Marine Science Faculty Publications

Spatial and Temporal Chemical Variability in the Hillsborough River System

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Florida, Major ions, pH, Carbonate, Phosphate, Nitrate, Hillsborough River

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The Hillsborough River originates in the Green Swamp, a principal recharge area of the Floridan Aquifer system. As the river flows to Tampa Bay, its chemistry is influenced by a variety of natural and anthropogenic inputs. Spatial and temporal variations in the river's major ion concentrations, CO2-system chemistry, and nutrients were examined in a two-year study between 1999 and 2001. At thirteen sampling stations along approximately 87 km of the river, water samples were collected in surroundings that ranged from pristine to urban.

Concentrations of major ions were lowest in the river's headwaters, showed only minor spatial variations mid-river, and sharply increased in tidally influenced waters below the dam on the lower river. The mid-river major ion composition is relatively constant in large part because two of the river's most compositionally distinctive inputs, Blackwater Creek and Crystal Springs, are located well upstream. Below the confluence of Blackwater Creek and river water that is largely derived from Crystal Springs, concentrations of Na+, K+, Mg2+, Ca2+, HCO3, F, Cl and PO43− showed spatial variations that were smaller than +/− 30%. Only SO42− and NO3 exhibited strong downstream variations. Sulfate concentrations increased by more than a factor of two, and NO3 decreased by more than an order of magnitude.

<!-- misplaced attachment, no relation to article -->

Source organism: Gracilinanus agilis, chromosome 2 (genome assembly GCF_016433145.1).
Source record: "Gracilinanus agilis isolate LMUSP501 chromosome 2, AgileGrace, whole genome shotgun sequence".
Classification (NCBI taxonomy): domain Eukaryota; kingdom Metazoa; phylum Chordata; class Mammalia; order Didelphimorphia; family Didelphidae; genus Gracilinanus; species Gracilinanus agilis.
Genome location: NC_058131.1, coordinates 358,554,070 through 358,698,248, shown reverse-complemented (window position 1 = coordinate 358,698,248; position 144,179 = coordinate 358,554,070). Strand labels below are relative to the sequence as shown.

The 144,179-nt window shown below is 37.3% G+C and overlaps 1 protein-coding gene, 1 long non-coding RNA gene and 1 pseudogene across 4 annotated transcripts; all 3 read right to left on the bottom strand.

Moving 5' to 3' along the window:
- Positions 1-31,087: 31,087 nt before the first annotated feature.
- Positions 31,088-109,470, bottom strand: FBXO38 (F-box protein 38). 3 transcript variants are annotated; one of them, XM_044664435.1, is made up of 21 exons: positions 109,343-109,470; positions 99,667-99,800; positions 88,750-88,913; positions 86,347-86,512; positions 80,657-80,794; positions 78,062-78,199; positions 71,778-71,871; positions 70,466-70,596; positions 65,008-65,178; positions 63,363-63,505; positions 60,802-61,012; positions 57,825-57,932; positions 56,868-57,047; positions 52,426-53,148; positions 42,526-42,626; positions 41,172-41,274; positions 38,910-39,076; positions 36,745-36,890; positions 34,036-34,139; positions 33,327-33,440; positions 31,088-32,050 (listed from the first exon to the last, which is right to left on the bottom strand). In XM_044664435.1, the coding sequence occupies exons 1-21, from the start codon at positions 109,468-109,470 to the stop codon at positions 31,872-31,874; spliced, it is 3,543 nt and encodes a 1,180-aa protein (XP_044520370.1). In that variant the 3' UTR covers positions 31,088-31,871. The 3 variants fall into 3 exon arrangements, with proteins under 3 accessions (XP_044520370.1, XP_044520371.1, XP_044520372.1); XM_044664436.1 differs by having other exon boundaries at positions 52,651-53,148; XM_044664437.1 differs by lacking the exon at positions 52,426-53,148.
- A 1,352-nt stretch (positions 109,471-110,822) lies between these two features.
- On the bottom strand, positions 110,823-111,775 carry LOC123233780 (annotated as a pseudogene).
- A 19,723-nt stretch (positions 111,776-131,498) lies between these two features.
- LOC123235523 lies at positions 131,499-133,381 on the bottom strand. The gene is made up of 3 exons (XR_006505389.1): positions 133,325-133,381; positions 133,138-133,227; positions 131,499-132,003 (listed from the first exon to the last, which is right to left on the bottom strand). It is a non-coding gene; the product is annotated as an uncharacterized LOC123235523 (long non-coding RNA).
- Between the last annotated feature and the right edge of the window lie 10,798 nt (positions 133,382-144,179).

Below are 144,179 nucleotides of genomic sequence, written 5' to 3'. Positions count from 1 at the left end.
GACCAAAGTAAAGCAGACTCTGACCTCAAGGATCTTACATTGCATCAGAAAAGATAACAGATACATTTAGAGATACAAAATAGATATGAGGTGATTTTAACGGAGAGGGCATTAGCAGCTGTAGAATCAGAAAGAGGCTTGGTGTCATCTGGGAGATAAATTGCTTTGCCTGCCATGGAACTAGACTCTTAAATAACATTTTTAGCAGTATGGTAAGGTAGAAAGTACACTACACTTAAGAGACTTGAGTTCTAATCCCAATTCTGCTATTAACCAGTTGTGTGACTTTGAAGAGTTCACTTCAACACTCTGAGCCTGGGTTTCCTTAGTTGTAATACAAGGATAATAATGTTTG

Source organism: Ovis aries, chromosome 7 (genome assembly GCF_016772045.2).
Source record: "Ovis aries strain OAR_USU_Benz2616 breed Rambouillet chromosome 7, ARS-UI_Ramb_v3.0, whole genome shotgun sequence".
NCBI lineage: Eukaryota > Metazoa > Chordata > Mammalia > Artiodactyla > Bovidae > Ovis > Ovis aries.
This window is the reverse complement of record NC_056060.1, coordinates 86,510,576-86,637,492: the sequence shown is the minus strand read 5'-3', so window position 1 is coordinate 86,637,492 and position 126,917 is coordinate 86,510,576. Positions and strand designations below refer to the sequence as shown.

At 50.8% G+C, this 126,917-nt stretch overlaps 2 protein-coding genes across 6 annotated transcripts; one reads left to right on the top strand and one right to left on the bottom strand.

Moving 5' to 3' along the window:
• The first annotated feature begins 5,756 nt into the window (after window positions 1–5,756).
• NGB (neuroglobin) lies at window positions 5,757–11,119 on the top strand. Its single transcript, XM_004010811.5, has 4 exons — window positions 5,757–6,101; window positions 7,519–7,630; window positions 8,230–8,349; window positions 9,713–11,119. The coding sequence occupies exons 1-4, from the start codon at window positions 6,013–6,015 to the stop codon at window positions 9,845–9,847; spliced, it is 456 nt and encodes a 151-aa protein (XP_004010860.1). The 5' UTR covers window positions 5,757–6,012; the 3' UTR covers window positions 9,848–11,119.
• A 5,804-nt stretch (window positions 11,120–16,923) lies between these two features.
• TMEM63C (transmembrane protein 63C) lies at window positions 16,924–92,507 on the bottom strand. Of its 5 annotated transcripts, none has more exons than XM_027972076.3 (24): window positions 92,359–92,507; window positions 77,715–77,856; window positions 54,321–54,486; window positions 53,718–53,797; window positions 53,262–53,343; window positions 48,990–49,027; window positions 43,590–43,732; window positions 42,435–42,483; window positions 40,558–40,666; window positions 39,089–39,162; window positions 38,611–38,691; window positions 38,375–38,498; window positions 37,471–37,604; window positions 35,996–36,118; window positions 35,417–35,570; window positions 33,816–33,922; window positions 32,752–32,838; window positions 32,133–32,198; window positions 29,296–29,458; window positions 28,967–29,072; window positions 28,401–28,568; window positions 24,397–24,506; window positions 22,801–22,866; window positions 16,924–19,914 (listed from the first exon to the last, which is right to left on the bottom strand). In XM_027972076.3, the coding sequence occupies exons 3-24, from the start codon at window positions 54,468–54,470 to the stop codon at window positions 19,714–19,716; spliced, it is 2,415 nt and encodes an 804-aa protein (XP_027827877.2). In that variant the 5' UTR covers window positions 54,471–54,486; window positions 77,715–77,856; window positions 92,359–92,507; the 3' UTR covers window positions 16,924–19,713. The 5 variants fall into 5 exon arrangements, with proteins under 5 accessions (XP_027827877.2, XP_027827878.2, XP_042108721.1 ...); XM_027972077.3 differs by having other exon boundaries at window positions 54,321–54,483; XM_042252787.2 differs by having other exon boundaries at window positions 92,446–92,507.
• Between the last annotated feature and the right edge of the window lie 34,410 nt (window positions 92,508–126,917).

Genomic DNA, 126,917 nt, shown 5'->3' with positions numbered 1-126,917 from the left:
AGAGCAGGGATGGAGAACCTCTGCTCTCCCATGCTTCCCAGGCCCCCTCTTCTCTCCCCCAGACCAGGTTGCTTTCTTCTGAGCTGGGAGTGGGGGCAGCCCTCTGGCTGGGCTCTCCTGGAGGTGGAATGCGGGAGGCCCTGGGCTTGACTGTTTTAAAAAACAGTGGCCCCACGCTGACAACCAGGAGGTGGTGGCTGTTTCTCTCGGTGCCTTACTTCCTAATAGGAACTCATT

In contrast to spatial variations in the river's chemistry, temporal variations were quite large. Concentrations of major ions decreased during the rainy season (June–September) by as much as a factor of 3–5, and phosphate concentrations increased by approximately an order of magnitude. The river's CO2-system also showed strong seasonal variations. River pH and CaCO3 saturation state decreased sharply during periods of high precipitation. CaCO3 supersaturation was observed during the exceptionally dry periods of the study, and undersaturation was observed during periods of high rainfall.

Overall, the Hillsborough River's delivery of solutes to Tampa Bay is greatly influenced by temporal variations in river hydrology, and distinct chemical signatures from the river's tributaries, groundwater sources, and anthropogenic inputs. The river's output of phosphate to the bay, which is exceptionally high during periods of high river-flow, is especially notable.

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Citation / Publisher Attribution

Marine Chemistry, v. 104, issue 1-2, p. 4-16